One man’s rubbish is another man’s treasure.
And we think you’ll agree that rum, made from the waste byproducts of the sugar industry, is a pretty rum-arkable beverage. Let’s dive straight in to find out more about this sweet and heady liquor, including what it’s made from, what it tastes like and the best alcohol-free alternatives for rum.
What is rum?
Rum is a distilled spirit made from any number of sugarcane products, including raw cane juice, cane syrup, white/brown cane sugar, evaporated cane sugar and cane molasses. The majority of rums are made using molasses since this is a cheap byproduct of the sugar industry; waste not, want not!
Despite always being made from sugarcane, rum demonstrates huge variety in the production process, which can have a significant impact on the flavour and colour of the finished product, from the light-bodied rums favoured in Cuba and Puerto Rico to the heavier and spicier rums of Jamaica. White, gold, navy, spiced, rhum agricole, premium aged, overproof and even coconut, there are plenty of rum varieties to choose from!
The origins of rum
The fermentation of sugarcane has been documented as far back as ~350 BC in India but the majority of these ferments were used for medicinal purposes. It wasn’t until the slave trade was rife in the American colonies that rum was first mentioned as a drink in mid-17th Century records from Barbados.
Slaves were imported to the West Indies to work on sugar plantations, where they cultivated and extracted sugarcane products. It’s thought that they collected the molasses (the syrupy byproduct), which they then fermented and distilled into alcohol. Known as “rumbullion” or kill-devil”, it took a few years before rum evolved into the delicious spirit it is today.
Legend has it…
The dark spirit’s history is just as deep and rich as its flavour. A tot of rum (1/8th of a pint) was a standard ration provided to members of the Royal Navy. That is, until the 31st of July 1970, when it was banned on what became known as Black Tot Day; mock funerals were held to commemorate rum rations, complete with coffins and marching bands. But rum (or its ancestor, aguardiente de caña) had already made an appearance on Royal Navy ships, centuries before it was rationed; sailors have been knocking back rum mojitos to ward off scurvy since the 1500s!
Meanwhile, the taxation and regulation of rum were contributing factors to the American Revolution and the 1808 Rum Revolt in Australia. What’s more, a barrel of rum was purportedly used to store Admiral Horatio Nelson’s body after he was shot by a French sniper in the early 19th Century! Whilst it was later confirmed that Nelson’s body was in fact pickled in brandy, the story did give rise to the old nickname for rum, “Nelson’s blood”, as well as a popular sea shanty. According to legend, the sailors drilled holes in the barrel, and sucked out Nelson’s spirit through straws, draining the barrel dry before they made it back to Blighty.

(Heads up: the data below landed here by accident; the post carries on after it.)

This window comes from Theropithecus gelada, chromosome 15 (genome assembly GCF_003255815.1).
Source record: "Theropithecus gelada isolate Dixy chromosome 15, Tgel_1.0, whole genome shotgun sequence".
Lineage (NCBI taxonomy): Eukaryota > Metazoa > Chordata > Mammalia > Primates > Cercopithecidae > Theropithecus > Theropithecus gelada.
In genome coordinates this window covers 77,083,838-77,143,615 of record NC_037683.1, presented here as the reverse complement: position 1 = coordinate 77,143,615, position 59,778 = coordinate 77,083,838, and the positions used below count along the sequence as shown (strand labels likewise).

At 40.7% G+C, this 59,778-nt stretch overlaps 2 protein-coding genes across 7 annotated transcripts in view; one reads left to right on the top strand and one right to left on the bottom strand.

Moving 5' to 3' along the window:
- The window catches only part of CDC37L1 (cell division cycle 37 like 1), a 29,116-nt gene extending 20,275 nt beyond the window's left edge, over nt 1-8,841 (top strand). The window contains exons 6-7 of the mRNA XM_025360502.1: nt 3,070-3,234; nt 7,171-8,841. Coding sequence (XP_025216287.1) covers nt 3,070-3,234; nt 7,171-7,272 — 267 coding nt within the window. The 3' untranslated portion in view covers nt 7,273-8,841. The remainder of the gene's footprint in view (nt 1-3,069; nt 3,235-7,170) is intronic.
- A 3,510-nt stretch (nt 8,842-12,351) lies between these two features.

Does alcohol-free rum exist?
Sort of. Most alcohol-free rum starts off as alcoholic rum, which then has its alcohol removed. This process ensures that the alcohol alternative shares some of the same flavours and mouthfeel as its alcoholic counterpart, but traces of alcohol remain. Yes, the levels of ethanol are lower than some food products, such as ripe bananas, but the alcohol-free rum has still undergone a fermentation process and not everyone considers it “non-alcoholic”. They also often lack the same depth of flavour that alcoholic rum provides.
CROSSIP 0% spirits, however, undergo a different process. Instead of brewing and distilling our drinks, we macerate sustainable ingredients and steep them to extract the flavour. That makes our spirits, including the Dandy Smoke, 100% alcohol-free.
Is CROSSIP Dandy Smoke a non-alcoholic substitute for rum?
At CROSSIP, we don’t imitate. Instead, we take inspiration from alcoholic spirits and create flavours that evoke the same sensory experience as some of our favourite cocktails, without the negative effects of alcohol.
Our unique maceration process does well to emulate the mouthfeel of rum, creating a textural sensation on the tongue not dissimilar to alcohol. Furthermore, by soaking multiple fruits and botanicals together, the individual flavours combine to generate a delicious piquancy that is more than the sum of its parts, meaning our Dandy Smoke exhibits many similar flavours to rum.
Whilst we would never claim that Dandy Smoke is alcohol-free rum, it can be used effectively as an alcohol alternative in rum-style drinks, including Daiquiris, Rum Old Fashioneds, Mojitos and Pitcher Cocktails.
Why not try our Smokey Daiquiri and taste it for yourself?